Mykhaylo Fomenko - Image via abc

Mykhaylo Fomenko – Image via Shaw Global News

Head coach Fomenko meanwhile refused to comment on leaving out Seleznyov “There is nothing to explain here. Everything else will be explained at the press conference on Monday.” It will indeed be interesting if Fomenko will comment on Seleznyov’s omission from the squad. Asked about his omission by Segodnya Seleznyov responded, “So I am weak. What can I do about it?”

All of this begs the question whether Fomenko’s decision to leave out the “Russians” was a political decision. In the past Fomenko has called up both Pylyavskyi and Zinchenko for the important qualification playoffs against Slovenia last November. This indicates that politics may not have been the main reason as to why Fomenko decided to exclude the Ukrainians that play in Russia.

There are good sporting reasons to leave out RFPL Players

Oleg Salenko—a retired player for both the Ukrainian and Russian national teams—believes that the decision has nothing to do with politics “I think the failure to call Seleznyov is not related to politics. Instead the coaching staff of the national team has decided to try out the other players.” In the case of Zinchenko, Salenko stated, “To tell you the truth, Ufa is seldom at the centre of attention of Ukrainian specialists. In any case, if Zinchenko wants to play for the national team, he must play better in the Russian championship.”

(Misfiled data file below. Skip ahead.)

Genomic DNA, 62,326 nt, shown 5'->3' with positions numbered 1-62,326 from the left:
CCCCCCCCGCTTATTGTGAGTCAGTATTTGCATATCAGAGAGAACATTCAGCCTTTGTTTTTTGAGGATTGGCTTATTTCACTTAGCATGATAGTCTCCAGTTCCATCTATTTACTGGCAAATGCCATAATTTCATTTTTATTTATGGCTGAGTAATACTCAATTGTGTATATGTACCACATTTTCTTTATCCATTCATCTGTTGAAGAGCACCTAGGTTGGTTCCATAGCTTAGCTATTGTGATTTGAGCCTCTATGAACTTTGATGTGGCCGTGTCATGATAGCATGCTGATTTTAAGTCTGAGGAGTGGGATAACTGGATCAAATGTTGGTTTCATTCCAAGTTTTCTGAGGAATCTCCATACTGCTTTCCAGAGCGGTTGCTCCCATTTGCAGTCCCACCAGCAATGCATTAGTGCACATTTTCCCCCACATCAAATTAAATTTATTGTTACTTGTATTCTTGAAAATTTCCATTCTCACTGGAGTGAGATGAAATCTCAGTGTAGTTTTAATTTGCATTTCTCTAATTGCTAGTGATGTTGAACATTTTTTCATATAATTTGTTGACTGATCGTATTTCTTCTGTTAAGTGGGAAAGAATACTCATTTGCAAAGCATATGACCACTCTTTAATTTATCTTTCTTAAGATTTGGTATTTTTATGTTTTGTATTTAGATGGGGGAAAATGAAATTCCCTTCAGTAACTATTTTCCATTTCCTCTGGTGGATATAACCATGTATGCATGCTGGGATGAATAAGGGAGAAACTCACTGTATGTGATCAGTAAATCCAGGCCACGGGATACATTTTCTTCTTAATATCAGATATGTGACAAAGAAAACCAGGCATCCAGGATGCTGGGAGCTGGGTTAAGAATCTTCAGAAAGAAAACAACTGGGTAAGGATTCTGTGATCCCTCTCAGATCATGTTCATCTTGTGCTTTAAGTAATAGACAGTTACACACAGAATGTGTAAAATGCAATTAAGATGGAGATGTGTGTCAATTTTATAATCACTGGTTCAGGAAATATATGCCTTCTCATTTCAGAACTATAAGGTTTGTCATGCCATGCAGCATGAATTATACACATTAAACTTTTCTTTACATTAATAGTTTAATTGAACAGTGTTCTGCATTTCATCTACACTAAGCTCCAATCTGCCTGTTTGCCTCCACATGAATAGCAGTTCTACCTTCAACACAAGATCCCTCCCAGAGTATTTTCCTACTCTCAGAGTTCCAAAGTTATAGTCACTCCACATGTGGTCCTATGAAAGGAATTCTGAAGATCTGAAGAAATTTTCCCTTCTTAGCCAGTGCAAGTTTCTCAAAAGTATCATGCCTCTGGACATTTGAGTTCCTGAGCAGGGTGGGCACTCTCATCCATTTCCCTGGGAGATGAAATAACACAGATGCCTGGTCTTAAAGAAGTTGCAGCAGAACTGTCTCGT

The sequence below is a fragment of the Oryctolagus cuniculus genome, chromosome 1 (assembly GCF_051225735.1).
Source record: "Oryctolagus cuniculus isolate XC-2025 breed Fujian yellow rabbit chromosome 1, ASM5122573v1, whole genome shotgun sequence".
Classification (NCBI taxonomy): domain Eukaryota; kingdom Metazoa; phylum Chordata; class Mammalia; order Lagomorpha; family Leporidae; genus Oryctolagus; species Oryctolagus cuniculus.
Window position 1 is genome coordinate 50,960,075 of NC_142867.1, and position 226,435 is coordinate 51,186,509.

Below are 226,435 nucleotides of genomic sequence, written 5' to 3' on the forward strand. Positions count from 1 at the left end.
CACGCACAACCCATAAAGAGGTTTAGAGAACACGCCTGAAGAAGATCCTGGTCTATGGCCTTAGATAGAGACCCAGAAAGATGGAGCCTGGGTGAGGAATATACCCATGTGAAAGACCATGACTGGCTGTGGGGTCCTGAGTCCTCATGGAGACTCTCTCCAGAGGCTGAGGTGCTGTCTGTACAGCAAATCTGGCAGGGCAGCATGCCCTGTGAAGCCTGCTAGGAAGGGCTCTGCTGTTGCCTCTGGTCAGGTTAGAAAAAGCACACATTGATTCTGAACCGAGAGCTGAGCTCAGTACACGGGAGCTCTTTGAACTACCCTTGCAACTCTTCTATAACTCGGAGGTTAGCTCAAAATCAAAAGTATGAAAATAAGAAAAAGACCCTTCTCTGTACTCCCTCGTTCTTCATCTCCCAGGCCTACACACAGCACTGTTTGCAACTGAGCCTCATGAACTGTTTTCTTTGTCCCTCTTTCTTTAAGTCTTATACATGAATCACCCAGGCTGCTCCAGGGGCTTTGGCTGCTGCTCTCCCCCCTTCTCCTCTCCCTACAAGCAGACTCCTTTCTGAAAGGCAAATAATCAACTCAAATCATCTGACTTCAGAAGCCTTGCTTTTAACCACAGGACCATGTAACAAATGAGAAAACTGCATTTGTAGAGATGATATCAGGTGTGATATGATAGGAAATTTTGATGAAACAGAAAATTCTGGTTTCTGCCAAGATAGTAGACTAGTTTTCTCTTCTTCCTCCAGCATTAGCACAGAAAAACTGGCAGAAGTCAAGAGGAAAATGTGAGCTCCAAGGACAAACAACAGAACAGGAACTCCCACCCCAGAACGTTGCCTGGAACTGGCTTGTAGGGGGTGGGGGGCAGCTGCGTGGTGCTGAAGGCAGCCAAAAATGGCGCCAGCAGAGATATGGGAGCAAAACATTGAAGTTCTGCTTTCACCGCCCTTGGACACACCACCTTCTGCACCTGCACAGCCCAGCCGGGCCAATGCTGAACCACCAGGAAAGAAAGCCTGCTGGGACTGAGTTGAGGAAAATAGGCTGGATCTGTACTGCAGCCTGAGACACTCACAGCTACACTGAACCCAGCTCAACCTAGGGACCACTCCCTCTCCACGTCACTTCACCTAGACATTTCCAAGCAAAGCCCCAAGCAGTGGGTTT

Like Butko and Pylyavskyi, Zinchenko belongs to a group of fringe players and their omission can certainly be explained with sporting reasons. Seleznyov has been a mainstay in the team, however, but his performance since joining Kuban have not been outstanding—he has scored one goal in two games and received an average score of 6.85.

Viktor Kovalenko hope to repeat their magic performance - Image via Zimbio

Viktor Kovalenko (left) could replace Seleznyov long term  – Image via Zimbio

Perhaps the coaching staff decided it was time to test younger players. Indeed Ukraine’s recent squad includes the likes of the 20-year-old Viktor Kovalenko (Shakhtar Donetsk), and the 22-year-old Ivan Petryak (Zorya Luhansk). Both players have had a stellar season, and both can play in offensive midfield, but also as strikers.

Finally, there is also the fact that Seleznyov’s move to Russia has caused a major storm in the Ukrainian media, and was criticized by many Ukrainian players—including members of the national team. Perhaps team harmony may have been a reason that Seleznyov was not included in the squad for the friendlies, which may be an ominous sign for his inclusion in the Euro squad.

Manuel Veth is a freelance journalist, and PhD candidate at King’s College London. Originally from Munich, Manuel has lived in Amsterdam, Kyiv, Moscow, Tbilisi, London, and currently is located in Victoria BC, Canada. His thesis is titled: “Selling the People’s Game: Football’s transition from Communism to Capitalism in the Soviet Union and its Successor States”, and will be available to readers later this year. Follow Manuel on Twitter @homosovieticus.